Escaping the body-as-battleground trap.

(This is the third post in a series on my herbal philosophy. The first two posts were The body is an ecosystem and The body is not a war zone.)

Conventional medicine tends to think of the body as a battleground rather than an ecosystem. It takes a divide-and-conquer approach, dissecting the body into little pieces and forgetting how to put them together again.

I have a feeling that a lot of doctors and researchers fall into this trap because they’re drowning in a sea of microbiological information—they aren’t given the time or space or training to think about “macrobiology” or body ecology. So we have a proliferation of gastroenterologists and neurologists and dermatologists and fewer and fewer general practitioners. There really is an immense amount to know about the details of the human body, and specialization makes sense as a way to process those details. But the thing is, health problems are not specialized.

Take Irritable Bowel Syndrome (IBS)—a common diagnosis these days. It’s a condition that usually involves a person’s nutritional status, digestive system, nervous system, immune system and psyche. Say an IBS patient gets violent diarrhea when she eats foods that have wheat in them. Her doctor says “Your allergy tests came back negative. You’re not allergic to wheat.” And she leaves her doctor’s office with a prescription for a drug with serious side effects.

Luckily, there are still doctors out there with enough common sense to say “Okay, if wheat makes you feel bad, just don’t eat it,” regardless of test results. But it’s all too common for doctors to rush in with invasive battleground-style treatments where simple ecological changes—lifestyle, diet, stress reduction—would be enough.

And doctors don’t have a monopoly on the body-as-battleground theory of disease either. There are plenty of herbalists and herbal salespeople out there who use plants with the same mindset. (Don’t get me started on people who tout echinacea and goldenseal as “herbal antibiotics.”)

As an herbalist, I work on the assumption that the body is a vital, resilient ecosystem. Everything I suggest to people is intended to support and revitalize the ecology of their bodies. So the disclosure statement my clients sign that says I work with them to “support health” rather than “treat disease”? It’s not some legal word game to avoid practicing medicine without a license—it’s absolutely true.

I do not cure anything. Herbs as I use them do not cure anything.

Human ecosystems heal themselves.

Next in this series: Why I’m not a big fan of the body-as-temple theory of health.

7 Comments »

  1. jim mcdonald said,

    February 16, 2007 @ 10:49 pm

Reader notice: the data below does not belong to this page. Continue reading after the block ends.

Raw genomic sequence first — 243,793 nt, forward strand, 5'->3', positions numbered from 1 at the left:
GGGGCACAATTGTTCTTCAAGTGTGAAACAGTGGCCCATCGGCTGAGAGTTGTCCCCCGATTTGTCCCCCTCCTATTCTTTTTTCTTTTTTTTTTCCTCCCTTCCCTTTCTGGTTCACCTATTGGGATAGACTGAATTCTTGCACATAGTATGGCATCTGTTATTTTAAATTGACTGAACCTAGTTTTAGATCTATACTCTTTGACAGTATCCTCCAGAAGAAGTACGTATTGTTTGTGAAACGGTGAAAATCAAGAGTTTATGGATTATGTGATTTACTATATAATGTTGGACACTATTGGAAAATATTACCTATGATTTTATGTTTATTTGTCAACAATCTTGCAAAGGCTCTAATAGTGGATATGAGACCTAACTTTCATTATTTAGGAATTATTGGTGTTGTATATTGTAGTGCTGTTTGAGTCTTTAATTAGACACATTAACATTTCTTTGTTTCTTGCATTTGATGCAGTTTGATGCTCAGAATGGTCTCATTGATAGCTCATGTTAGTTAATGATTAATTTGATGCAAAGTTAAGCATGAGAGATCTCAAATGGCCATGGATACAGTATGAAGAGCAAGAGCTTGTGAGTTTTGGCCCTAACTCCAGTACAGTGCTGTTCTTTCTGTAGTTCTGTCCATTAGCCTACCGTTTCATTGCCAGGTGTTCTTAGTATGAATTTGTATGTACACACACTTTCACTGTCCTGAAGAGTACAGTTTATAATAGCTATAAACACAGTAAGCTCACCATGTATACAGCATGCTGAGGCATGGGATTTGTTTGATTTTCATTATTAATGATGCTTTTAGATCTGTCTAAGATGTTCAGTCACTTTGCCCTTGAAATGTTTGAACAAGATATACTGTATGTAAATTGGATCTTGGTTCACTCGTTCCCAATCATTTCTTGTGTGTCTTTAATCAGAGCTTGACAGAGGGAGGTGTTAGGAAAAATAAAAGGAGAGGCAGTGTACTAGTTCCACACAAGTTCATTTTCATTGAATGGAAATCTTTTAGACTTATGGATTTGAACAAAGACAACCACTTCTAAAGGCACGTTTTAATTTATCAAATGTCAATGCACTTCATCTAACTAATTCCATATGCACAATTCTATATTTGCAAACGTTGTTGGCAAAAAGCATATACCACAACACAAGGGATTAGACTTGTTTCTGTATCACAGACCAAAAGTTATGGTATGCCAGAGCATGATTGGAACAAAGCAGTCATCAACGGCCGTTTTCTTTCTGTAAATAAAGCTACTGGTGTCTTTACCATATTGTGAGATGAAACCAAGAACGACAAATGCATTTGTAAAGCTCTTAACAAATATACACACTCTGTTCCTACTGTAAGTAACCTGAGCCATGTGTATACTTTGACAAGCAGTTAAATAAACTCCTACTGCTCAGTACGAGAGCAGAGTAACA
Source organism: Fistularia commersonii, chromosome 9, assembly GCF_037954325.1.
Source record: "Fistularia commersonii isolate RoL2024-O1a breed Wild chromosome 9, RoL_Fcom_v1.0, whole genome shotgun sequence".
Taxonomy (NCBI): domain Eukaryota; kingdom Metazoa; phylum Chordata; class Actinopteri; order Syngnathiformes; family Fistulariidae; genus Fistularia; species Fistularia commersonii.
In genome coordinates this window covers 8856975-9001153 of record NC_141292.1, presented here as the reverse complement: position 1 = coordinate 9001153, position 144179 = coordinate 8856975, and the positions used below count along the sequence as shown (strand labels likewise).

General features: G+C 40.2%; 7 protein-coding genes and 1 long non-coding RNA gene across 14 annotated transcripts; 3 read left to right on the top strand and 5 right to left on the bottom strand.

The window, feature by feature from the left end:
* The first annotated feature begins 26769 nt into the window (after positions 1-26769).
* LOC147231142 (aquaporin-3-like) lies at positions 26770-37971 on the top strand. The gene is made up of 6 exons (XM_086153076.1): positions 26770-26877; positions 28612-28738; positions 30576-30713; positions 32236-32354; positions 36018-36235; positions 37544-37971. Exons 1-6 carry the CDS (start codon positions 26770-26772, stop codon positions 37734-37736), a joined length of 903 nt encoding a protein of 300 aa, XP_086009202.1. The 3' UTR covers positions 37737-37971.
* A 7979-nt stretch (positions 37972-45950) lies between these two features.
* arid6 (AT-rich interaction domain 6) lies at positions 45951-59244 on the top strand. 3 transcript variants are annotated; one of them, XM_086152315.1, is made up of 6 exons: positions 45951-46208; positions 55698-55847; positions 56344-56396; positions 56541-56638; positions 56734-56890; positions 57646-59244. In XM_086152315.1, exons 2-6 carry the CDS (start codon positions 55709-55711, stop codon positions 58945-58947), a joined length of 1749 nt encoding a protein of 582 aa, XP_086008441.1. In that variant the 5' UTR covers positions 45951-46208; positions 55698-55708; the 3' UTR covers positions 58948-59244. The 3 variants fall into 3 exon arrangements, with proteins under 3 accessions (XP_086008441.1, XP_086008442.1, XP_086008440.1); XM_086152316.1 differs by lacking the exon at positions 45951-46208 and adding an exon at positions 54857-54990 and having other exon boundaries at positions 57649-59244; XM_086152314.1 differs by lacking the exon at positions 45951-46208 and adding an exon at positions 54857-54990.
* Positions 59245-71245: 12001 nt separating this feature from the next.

> So the disclosure statement my clients sign that says I work with them to
    > “support health” rather than “treat disease”? It’s not some legal word game
    > to avoid practicing medicine without a license—it’s absolutely true. I do not
    > cure anything. Herbs as I use them do not cure anything. Human ecosystems
    > heal themselves.

    Oh so close to my heart true. Very often when I tell folks during consults that I can’t and don’t diagnose or treat disease, they say that they understand, but then suggest that I can “talk straight” to them without worrying that they’ll get me in any trouble. But saying I don’t treat disease is not “code” that I’m using to cover my ass, it’s true. At best, I’m like a matchmaker between plants and people, and am no more the cause of healing than I would be the cause of a couple that I introduced falling in love.

    That’s one of my favorite ways to think about what I do; providing plants and people the possibilty to fall in love…

  2. Kiva Rose said,

    February 16, 2007 @ 10:55 pm

    Great post, Rebecca… you are so right on!

    And Jim, EXACTLY, that’s exactly how i feel: “providing plants and people the possibility to fall in love”

  3. crabappleherbs said,

    February 17, 2007 @ 11:25 am

    Thanks jim and Kiva. This stuff is so important to me, I’m glad to hear it resonates with other people.

  4. Kiva Rose said,

    February 17, 2007 @ 3:35 pm

    And I’m VERY interested in your despelling of the body as a temple myth as well… and then we’ll get to read a full post on just how you see the body, yes? We could definitely use more solid literature on the body as an ecosystem…

    And I love your comments on IBS, having been diagnosed with the very same term several years back… and having discovered that I have a gluten intolerance as well, after having dealt with some NASTY meds that made me significantly worse, what you said really rings very true with me.

  5. Henriette said,

    February 19, 2007 @ 5:22 am

    It’s nice to have things spelled out this clearly. Many thanks!

  6. The Herbwife’s Kitchen » The body is not a war zone. said,

    February 19, 2007 @ 6:07 pm

    [...] Next in this series: Pitfalls in modern medicine: the body-as-battleground theory in practice. [...]

  7. The Herbwife’s Kitchen » Respecting human ecology. said,

    February 27, 2007 @ 2:49 pm

    [...] I said I would write about why I’m not a big fan of the body-as-temple theory of health. This might have been a surprise to some people, because a lot of “natural health” advocates teach this theory. It goes something like this: Your body is your temple. It should be kept pure and holy. Bad health is a result of the desecration of your pure and holy temple by impure and unholy things. Therefore you must constantly purify your body and rigidly avoid everything unholy. [...]

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